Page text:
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IOReferencer allows you to retrieve non-IOobjects through the objectRegistry. Inspired by this thread.

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1 Why do you need it?

OpenFOAM organizes its model-related data into a database, known as the objectRegistry. This database is used to share data between the solver and its components, such as boundary conditions, discretization schemes, and thermophysical models. This is accomplished with the ever-so-useful lookupObject function.

For example, say you are writing a custom viscosity model and you want to use the local temperature. You would write:

    const volScalarField& T = db().lookupObject<volScalarField>("T");
    // The "db()" above may vary

And you now have temperature. The problem is: not all objects are supported by the objectRegistry. Say you want to look up a scaling factor that you defined in your solver, e.g.: scalar lengthScale; but you can't seem to use lookupObject on scalars. That's because only "IOobjects" are supported by the objectRegistry.

IOReferencer solves this problem, allowing any non-IOobject can be looked up through the objectRegistry.

2 How do you use it?

In the code that creates the non-IOobject, before:

    scalar myObject(1.12 /*or some other expression*/);

In the code that creates the non-IOobject, after:

#include "IOReferencer.H"
    scalar myObject(1.12 /*or some other expression*/);
    // Once you've declared your non-IOobject, make its referencer:
    IOReferencer<scalar> myObjectRef
            runTime.constant(), /*can be anything*/
            runTime,            /*can be anything*/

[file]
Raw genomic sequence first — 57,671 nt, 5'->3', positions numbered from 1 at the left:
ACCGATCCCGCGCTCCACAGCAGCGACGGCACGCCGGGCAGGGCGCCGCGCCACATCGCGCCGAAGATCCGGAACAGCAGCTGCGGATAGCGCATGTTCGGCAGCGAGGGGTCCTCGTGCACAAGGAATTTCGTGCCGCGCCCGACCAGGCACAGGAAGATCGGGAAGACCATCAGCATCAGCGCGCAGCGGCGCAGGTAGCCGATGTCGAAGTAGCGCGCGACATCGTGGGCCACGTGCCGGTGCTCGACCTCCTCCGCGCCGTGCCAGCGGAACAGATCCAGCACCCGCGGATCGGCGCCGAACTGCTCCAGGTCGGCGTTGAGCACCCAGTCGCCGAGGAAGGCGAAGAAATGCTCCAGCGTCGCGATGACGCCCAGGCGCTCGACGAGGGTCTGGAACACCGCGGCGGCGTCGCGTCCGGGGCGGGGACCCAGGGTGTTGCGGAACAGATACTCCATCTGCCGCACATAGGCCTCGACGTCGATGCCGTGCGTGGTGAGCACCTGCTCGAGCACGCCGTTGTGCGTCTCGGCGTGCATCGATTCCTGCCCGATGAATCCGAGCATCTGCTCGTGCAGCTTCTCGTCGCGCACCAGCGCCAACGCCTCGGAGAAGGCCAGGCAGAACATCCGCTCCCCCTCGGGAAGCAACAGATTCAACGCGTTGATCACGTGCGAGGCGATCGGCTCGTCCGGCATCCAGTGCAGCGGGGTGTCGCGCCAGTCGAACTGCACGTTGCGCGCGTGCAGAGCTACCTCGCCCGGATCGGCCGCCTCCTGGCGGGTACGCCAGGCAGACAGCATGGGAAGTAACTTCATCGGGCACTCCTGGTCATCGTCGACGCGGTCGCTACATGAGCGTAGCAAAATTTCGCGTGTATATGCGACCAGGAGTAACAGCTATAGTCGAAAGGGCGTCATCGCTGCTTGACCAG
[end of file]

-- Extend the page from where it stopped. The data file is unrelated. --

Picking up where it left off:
IOobject::NO_READ,  /*must be NO_READ*/
            IOobject::NO_WRITE  /*must be NO_WRITE*/

In the code that wants to look it up:

    const scalar& myObject = db().lookupObject<IOReferencer<scalar> >
    // Note: the db() bit may be different, depending on which object you are in.

and you have a const reference to your non-IOobject.

A coupled of notes:

  • The referencer (e.g. myObjectRef above) and the object itself (e.g. myObject above) should be declared one after the other; and
  • When the referencer or object itself go out of scope, the entry is removed from the objectRegistry... so make sure they stay in scope when you want to use them.

3 How to install it

  1. Download and unpack or checkout by using one of the following possibilities:
    • Using SVN:
      svn checkout svn:// IOReferencerObject
    • Using Git-SVN:
      git svn clone svn:// IOReferencerObject
    • Using Git (from an unofficial mirror repository):
      git clone \
    • Using wget (from an unofficial mirror repository):
      wget -O IOReferencerObject.tar.gz \

      Then unpack it by running:

      tar xzvf IOReferencerObject.tar.gz \
  2. Copy the directory IOReferencer to src/OpenFOAM/db/IOobjects
  3. From src/OpenFOAM, execute these commands:
    rm -rf lnInclude
    wmakeLnInclude .

You are done. No compiling or anything is required. Enjoy!

4 Update info

  • 2011-08-11: Initial import

Marupio 17:37, 13 August 2011 (CEST)